Engineers in Preston were this week tackling the third sewer emergency in 13 months, after a crucial section of Victorian infrastructure was discovered to have collapsed.
An emergency project to repair the collapse of one of Preston’s main sewers began on Monday with a 5m deep excavation to remove the damaged clay pipe.
The sewer runs underneath a major road into the city and very close to on-going work to revamp the city’s sewer system.
The incident follows a similar but unrelated sewer collapse in Preston in April 2010, and the breach of a tunnel lining in November 2010 that left a TBM immobilised on the £114M Preston Environmental Improvement Scheme (NCE 19 January).
Engineers from KMI Water − a joint venture comprising Kier Construction, J Murphy & Sons and Interserve Project Services, which is also constructing the adjacent improvements scheme − will excavate the damaged sewer in two phases.
It will then replace it with 20m of 600mm diameter concrete pipe.
Mobile cameras in use
United Utilities senior project manager Brian Edwards told NCE that engineers believe that the 20m length will slightly exceed the collapsed pipe section. This conclusion was reached after investigators inspected the collapse using mobile cameras lowered into the sewer via manholes.
The collapse is close to a major junction on Fishergate Hill, a major traffic route which had to be partially closed while repairs took place. Two lanes of the three lane carriageway were closed from Sunday for the beginning of phase 1 of the repairs.
A 2m section of the road was being excavated to 5m depth as NCE went to press. This was to enable removal and replacement of the damaged pipe, before work could switch over to the third lane for phase 2.
Repairs are expected to take six weeks. The cause of the collapse is not yet known. The age of the 161 year old clay sewer could be a factor, as could the proximity of a nearby shaft construction site for the ongoing improvements by KMI Water (see map).
‘Not identified causes’
But United Utilities and KMI Water said they had not identified possible causes of the collapse as NCE went to press.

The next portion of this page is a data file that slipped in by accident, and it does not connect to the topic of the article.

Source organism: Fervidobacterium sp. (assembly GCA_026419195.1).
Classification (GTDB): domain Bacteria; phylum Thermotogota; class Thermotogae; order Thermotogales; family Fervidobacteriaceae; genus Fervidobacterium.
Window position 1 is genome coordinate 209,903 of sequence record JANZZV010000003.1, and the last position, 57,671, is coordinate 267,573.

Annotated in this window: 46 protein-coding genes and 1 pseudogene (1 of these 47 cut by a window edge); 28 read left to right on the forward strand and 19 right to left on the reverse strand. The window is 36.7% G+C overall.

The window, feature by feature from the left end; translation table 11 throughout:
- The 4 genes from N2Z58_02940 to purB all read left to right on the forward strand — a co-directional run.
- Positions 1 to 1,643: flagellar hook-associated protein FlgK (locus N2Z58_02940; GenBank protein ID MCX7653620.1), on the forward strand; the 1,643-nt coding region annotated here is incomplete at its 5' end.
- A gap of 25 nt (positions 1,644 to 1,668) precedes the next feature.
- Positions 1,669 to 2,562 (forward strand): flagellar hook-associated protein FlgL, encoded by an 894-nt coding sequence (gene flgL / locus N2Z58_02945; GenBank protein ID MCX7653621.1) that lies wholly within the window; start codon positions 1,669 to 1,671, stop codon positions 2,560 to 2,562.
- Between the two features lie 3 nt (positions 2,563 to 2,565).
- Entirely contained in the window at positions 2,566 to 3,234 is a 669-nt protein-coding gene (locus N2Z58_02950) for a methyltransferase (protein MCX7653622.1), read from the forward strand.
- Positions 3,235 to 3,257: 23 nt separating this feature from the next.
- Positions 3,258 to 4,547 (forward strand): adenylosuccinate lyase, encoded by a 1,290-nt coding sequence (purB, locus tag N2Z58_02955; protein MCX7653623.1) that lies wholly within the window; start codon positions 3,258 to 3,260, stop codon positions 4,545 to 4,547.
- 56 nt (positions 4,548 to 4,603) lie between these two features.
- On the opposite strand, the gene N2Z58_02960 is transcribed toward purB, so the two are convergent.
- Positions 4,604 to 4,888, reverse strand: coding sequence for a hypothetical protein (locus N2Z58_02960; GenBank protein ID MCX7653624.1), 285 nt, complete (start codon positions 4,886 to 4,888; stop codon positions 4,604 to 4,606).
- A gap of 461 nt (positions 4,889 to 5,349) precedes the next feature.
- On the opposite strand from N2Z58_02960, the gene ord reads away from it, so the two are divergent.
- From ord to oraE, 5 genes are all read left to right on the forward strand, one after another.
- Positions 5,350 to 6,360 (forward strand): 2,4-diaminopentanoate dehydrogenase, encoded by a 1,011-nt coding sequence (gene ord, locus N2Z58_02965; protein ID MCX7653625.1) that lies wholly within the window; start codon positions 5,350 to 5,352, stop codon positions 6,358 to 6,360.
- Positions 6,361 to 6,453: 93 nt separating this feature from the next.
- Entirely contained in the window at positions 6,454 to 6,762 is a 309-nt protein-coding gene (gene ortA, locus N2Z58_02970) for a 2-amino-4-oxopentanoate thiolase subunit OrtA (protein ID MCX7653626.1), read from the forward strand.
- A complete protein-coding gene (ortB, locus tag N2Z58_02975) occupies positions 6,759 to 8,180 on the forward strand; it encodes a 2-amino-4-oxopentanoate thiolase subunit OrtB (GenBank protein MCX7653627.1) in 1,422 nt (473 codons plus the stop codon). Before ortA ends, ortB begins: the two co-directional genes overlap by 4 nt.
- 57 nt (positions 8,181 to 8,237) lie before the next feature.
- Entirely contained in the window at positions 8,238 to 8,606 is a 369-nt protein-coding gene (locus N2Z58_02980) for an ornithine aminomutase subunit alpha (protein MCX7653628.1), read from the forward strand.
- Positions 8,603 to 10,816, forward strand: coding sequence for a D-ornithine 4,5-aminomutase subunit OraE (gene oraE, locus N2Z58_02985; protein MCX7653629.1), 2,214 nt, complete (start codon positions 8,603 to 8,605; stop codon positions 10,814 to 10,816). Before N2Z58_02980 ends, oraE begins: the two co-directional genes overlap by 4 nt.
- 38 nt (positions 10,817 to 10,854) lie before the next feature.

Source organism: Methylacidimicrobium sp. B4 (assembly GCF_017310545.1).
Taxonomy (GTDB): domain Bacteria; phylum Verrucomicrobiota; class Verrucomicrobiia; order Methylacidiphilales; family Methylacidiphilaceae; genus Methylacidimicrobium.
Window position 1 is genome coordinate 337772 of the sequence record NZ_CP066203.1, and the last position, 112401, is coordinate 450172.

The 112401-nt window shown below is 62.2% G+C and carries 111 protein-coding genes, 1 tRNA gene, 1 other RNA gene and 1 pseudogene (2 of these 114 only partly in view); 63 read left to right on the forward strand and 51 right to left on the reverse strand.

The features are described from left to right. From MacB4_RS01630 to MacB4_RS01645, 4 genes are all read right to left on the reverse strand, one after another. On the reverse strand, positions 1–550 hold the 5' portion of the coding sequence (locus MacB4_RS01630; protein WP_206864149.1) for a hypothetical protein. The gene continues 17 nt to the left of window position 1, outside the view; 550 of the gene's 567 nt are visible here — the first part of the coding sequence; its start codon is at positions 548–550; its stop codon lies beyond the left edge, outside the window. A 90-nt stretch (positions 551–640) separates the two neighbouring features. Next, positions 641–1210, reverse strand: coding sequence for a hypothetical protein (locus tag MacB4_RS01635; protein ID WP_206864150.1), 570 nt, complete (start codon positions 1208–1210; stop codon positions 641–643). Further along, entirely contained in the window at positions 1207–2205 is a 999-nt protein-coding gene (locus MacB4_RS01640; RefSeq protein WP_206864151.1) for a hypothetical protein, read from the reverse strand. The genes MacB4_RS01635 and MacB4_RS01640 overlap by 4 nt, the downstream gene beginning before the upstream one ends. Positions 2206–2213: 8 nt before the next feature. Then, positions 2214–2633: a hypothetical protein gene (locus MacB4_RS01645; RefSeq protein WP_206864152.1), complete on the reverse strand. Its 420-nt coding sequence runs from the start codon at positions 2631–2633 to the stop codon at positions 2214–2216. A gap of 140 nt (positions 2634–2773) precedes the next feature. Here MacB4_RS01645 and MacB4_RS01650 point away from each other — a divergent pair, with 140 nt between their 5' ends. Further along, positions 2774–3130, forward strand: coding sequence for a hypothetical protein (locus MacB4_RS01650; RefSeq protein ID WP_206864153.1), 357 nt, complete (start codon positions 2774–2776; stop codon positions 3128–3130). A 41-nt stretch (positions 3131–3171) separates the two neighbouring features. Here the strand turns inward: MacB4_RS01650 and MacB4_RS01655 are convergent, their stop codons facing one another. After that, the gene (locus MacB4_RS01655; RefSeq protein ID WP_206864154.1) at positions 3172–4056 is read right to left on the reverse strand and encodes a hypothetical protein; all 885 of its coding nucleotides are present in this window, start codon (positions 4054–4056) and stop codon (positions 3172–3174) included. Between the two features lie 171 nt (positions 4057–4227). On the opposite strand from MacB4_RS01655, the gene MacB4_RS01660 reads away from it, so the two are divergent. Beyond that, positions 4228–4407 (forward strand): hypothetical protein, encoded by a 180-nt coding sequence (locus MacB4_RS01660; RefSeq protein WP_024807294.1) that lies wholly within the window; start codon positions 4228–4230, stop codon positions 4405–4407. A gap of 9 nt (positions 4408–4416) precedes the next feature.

“Once we get down into [the excavation] we will probably have a better idea,” said a United Utilities spokesman. The collapsed pipe is believed to be one of the city’s last Victorian clay pipes. The company said the earlier sewer collapse in April 2010 was not connected to this incident, because it was in a separate part of the city and was made from modern materials.
“Once we get down into [the excavation] we will probably have a better idea”
United Untilities spokesperson
United Utilities said KMI Water’s work on the £114M Combined Sewer Overflow (CSO) improvement scheme was unaffected by the emergency, despite the shafts’ proximity.
The CSO project comprises a 3.5km long, 3.05m diameter storm water storage tunnel to prevent overflows discharging to the River Ribble plus associated shafts; a 5km long, 2.85m diameter rising main tunnel; 445m of 1.5m diameter microtunnels; a new pumping station and a river crossing to a wastewater treatment works. Four of five microtunnels have been completed to date.
United Utilities faced construction problems in November when a Lovat tunnel boring machine (TBM) became immobilised while boring the river crossing, when silt breached the tunnel lining. United Utilities said this week that the TBM had still not been recovered.